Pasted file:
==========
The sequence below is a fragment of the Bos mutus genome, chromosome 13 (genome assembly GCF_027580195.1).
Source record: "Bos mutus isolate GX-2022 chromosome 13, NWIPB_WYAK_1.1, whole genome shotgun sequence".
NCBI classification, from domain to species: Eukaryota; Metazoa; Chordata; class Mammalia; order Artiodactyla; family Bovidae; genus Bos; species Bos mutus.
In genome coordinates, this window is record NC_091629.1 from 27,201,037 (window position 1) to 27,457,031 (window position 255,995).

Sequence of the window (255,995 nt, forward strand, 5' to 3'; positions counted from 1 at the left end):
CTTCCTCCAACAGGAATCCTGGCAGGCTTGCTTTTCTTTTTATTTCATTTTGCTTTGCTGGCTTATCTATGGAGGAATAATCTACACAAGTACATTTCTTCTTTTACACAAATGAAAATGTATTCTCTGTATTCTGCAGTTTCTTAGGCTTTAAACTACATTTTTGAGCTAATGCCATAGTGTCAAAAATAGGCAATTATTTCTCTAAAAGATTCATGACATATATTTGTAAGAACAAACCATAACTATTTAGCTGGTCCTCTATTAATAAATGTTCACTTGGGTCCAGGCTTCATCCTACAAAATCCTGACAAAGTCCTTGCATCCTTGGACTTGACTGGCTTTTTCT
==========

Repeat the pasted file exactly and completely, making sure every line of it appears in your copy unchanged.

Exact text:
The sequence below is a fragment of the Bos mutus genome, chromosome 13 (genome assembly GCF_027580195.1).
Source record: "Bos mutus isolate GX-2022 chromosome 13, NWIPB_WYAK_1.1, whole genome shotgun sequence".
NCBI classification, from domain to species: Eukaryota; Metazoa; Chordata; class Mammalia; order Artiodactyla; family Bovidae; genus Bos; species Bos mutus.
In genome coordinates, this window is record NC_091629.1 from 27,201,037 (window position 1) to 27,457,031 (window position 255,995).

Sequence of the window (255,995 nt, forward strand, 5' to 3'; positions counted from 1 at the left end):
CTTCCTCCAACAGGAATCCTGGCAGGCTTGCTTTTCTTTTTATTTCATTTTGCTTTGCTGGCTTATCTATGGAGGAATAATCTACACAAGTACATTTCTTCTTTTACACAAATGAAAATGTATTCTCTGTATTCTGCAGTTTCTTAGGCTTTAAACTACATTTTTGAGCTAATGCCATAGTGTCAAAAATAGGCAATTATTTCTCTAAAAGATTCATGACATATATTTGTAAGAACAAACCATAACTATTTAGCTGGTCCTCTATTAATAAATGTTCACTTGGGTCCAGGCTTCATCCTACAAAATCCTGACAAAGTCCTTGCATCCTTGGACTTGACTGGCTTTTTCT